In this edition of Voices of the Industry, Fred Rebarber, Senior Technical Director, Thermal Solutions at Vertiv, explores how liquid cooling can support your data center’s artificial intelligence and digital transformation initiatives.
In the roughly 16 months since the start of the pandemic, we’ve undergone a paradigm shift in how we work, shop and communicate. This led many organizations to turn to artificial intelligence for their digital transformation plans to support everything from automated supply chains, to video streaming, to virtual meetings.
According to McKinsey’s Global Survey, “The State of AI in 2020,” 50 percent of the respondents said they have adopted AI in at least one of their business functions. In one Gartner poll, 47% of respondents said that AI investments were unchanged from the start of the pandemic, and 30% of respondents actually planned to increase their investments in AI technology. There is reason to believe this intense ramp up in digital transformation represents an acceleration toward an inevitable future. For organizations looking to be at the forefront of these trends, it’s important to consider how this technology will affect data centers across the globe.
What Increased AI Applications Means for Data Centers
With more and more processing power being packed into servers supporting artificial intelligence and other processing-intensive applications, rack power requirements are exceeding 20 kilowatts (kW) in a growing number of facilities, and many organizations are now looking to deploy racks with requirements of 50 kW or more.
Air cooling systems have continually evolved to address higher densities with greater efficiency, but there is a point at which air simply does not have the thermal transfer properties required to provide sufficient cooling to high-density racks in an efficient manner. This can reduce the performance and reliability of specialized servers and becomes less energy efficient as rack power increases. As more high-power racks are deployed, air cooling becomes untenable from an economic and sustainability perspective.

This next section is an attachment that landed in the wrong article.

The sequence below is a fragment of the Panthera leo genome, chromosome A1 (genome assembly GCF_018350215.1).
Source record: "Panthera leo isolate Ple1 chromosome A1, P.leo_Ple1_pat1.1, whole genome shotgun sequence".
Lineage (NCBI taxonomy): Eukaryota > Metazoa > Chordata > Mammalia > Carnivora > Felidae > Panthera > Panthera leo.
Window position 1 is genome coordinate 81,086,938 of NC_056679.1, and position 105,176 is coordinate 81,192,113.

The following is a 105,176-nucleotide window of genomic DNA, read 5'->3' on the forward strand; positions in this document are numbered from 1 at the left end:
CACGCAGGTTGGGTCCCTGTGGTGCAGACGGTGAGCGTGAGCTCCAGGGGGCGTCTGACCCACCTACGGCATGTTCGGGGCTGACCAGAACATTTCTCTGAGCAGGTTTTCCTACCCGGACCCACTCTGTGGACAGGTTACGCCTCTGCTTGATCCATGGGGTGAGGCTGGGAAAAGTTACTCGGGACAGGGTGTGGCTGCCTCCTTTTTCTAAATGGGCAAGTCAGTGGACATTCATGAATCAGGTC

Forcing the issue are newer generation CPUs and GPUs, which have thermal power densities much higher than previous generation architectures. After years of relatively stable power densities, Intel’s Cannon Lake CPUs introduced in 2020, for example, had thermal power densities double that of the previous generation CPUs introduced just two years earlier.
Simultaneously, server manufacturers are packing more CPUs and GPUs into each rack unit (U). With multiple high-performance servers in a rack, systems that deliver cooling air to racks are unable to provide adequate cooling capacity, even with containment. In addition, the strategy of spreading compute loads out is not feasible in processing-intensive applications because of the latency challenges created by physical distance that exist even within a single server. As a result, components are being compacted within devices, creating ultra-dense 1U servers that are driving rack densities to unprecedented levels.